No tests - it's immediately apparent when someone doesn't get something, and when to take a different approach. Occasional homework (always an experiment: for instance, determine the vertical distance (in meters) from the sidewalk outside your house to your bed. Knowing your mass in Kg and the gravitational constant, find the amount of work it takes to walk into your house and go to bed. Notice that there's no "right" answer to this question, and it's unlikely that two kids will get the same answer)

Parents often bring muffins & goodies; the kids are curious, enthusiastic, and motivated. Best part: I take home a broad smile ... it's the high point of my week.

A friend of mine - a PhD chemical engineer - volunteers at the San Francisco Exploratorium. Another friend works as a docent at a nearby bird sanctuary.

All of us are busy, yet each of has something to contribute. Mix your interests with enthusiasm, toss in some creativity, then get out there and volunteer. You'll never know how much fun it'll be!

-Cliff on a sunny Saturday morning in Oakland, California


China's Nine-Day Traffic Jam Tops 62 Miles 198

A traffic jam on the Beijing-Tibet expressway has now entered its ninth day and has grown to over 62 miles in length. This mother-of-all delays has even spawned its own micro-economy of local merchants selling water and food at inflated prices to stranded drivers. Can you imagine how infuriating it must be to see someone leave their blinker on for 9 days?

First Halophile Potatoes Harvested 117

Razgorov Prikazka writes "A Dutch-based company from Groningen is trying to create a potato race that is able to survive in a saline environment. The first test-batch was just harvested (English translation of Dutch original) on the island Texel and seem to be in good shape. The company states that rising sea-levels will create a demand for halophile crops. I do wonder if one still has to put salt on ones potatoes when they are grown in salt water."

Comment Wonderful man in person (Score 4, Interesting) 96

After he saw one of my first Klein Bottles, Martin Gardner encouraged me to make them for recreational mathematics enthusiasts. "Even if the Klein Bottles don't work out, you'll have fun meeting these folks"

And so began my zero-volume business.

In high school, I followed his instructions to make hexaflexagons and fooled with Knights tours on chess boards. Much later, I was honored to correspond and meet him.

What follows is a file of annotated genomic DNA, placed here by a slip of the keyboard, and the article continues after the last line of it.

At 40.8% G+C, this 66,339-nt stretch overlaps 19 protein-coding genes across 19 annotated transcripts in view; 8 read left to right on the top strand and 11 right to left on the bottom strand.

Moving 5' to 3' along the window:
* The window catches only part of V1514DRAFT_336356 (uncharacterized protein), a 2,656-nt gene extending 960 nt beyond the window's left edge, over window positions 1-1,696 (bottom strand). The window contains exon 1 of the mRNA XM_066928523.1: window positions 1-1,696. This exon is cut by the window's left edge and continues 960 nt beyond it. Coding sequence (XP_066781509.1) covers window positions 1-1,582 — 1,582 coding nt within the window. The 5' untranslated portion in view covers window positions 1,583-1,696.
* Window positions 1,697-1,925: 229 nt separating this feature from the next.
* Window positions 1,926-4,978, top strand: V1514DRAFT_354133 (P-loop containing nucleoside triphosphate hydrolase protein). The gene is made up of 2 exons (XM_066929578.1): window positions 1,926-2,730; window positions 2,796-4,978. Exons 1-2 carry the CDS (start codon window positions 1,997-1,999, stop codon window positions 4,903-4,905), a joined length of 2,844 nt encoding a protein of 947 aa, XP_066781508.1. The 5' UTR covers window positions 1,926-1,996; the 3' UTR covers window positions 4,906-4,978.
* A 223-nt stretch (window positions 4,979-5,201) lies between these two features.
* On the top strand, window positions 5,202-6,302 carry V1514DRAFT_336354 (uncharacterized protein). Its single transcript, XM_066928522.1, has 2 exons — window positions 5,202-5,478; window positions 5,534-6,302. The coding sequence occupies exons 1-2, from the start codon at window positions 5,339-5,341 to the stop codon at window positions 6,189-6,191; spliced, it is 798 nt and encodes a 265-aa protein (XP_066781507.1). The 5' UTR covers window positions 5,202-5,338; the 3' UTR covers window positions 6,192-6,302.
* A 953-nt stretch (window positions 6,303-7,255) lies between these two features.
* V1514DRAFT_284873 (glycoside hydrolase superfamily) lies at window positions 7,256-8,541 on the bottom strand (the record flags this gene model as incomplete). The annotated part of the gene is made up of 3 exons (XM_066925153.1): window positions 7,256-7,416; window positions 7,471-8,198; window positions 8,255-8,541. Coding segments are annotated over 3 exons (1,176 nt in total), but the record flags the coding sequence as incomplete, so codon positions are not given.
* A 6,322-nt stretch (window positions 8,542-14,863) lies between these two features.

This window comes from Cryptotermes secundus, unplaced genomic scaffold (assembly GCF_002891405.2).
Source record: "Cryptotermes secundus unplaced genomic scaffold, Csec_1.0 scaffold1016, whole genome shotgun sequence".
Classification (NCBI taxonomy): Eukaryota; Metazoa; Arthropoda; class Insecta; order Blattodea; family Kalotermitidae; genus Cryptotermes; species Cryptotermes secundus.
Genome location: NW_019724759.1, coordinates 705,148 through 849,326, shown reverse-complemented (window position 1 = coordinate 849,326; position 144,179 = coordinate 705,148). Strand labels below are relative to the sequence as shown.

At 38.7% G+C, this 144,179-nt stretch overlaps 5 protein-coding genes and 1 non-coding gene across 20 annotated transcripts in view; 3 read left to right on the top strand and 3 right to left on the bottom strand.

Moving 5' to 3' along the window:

In person, he was just as curious, creative, and encouraging as you would expect from his writing.

Along with others here, I will miss Martin Gardner - his Scientific American articles, his wide ranging books, and his warm support. He leaves a wide wake behind him.


Comment SawStop for table saws (Score 1) 132

To prevent injury from rotary table saws, a company called SawStop makes a finger-detecting rotary saw. If your finger gets into the blade, the saw instantly stops.

It detects finger or flesh by electrical conduction, it mechanically and electrically stops the rotation of the saw blade - so quickly that your finger is not injured.

The finger detection is impressive - if a hot dog is pushed into the fast rotating blade, the blade stops with less than a millimeter of cut into the hotdog.

This is not simple proximity detection or optical sensing. I think that the sawstop system detects contact of the sawblade with a human through capacitance. Much like a high-gain, high input impedimenta audio amplifier will create a loud hum if you touch the input.

I can imagine future robotics also using similar electrical detection of humans.

Details at http://www.sawstop.com/

Comment Hard to debug floating point when it goes wrong! (Score 4, Interesting) 359

Over at Evans Hall at UC/Berkeley, stroll down the 8th floor hallway. On the wall, you'll find an envelope filled with flyers titled, "Why is Floating-Point Computation so Hard to Debug whe it Goes Wrong?"

It's Prof. Kahan's challenge to the passerby - figure out what's wrong with a trivial program. His program is just 8 lines long, has no adds, subtracts, or divisions. There's no cancellation or giant intermediate results.

But Kahan's malignant code computes the absolute value of a number incorrectly on almost every computer with less than 39 significant digits.

Between seminars, I picked up a copy, and had a fascinating time working through his example. (Hint: Watch for radioactive roundoff errors near singularities!)

Moral: When things go wrong with floating point computation, it's surprisingly difficult to figure out what happened. And assigning error-bars and roundoff estimates is really challenging!

Try it yourself at:

Comment Resolution of the human eye: about 570 Megapixels (Score 4, Interesting) 952

Making many assumptions, the human eye has about 500 to 600 megapixels of resolution.

But determining visual acuity is nontrivial. Lots of physics, physiology, and neuroscience enter into it.

Visual acuity depends on a number of physical limitations set by the optics of the lens of the eye as well as the sampling on the retina.

For example, the point spread function of the lens roughly matches the sampling of the retinal mosaic (well, within a factor of 3 or so). A nicely evolved system!

Our eyes' acuity are influenced by

    - Refractive error (out of focus lens, often correctable by glasses or contacts)

    - Size of the pupil (physical optics tells us that a wide open iris will reduce diffraction)

    - Illumination (brighter scenes give more photons, and our neuroprocessing can do more

    - Time of exposure to the field

    - Area of the retina exposed

    - State of adaption of the eye (night [scotopic] vs day [photopic] vision.

    - Eye motion & object motion in scene

See http://www.clarkvision.com/imagedetail/eye-resolution.html

For a good review of visual acuity, see: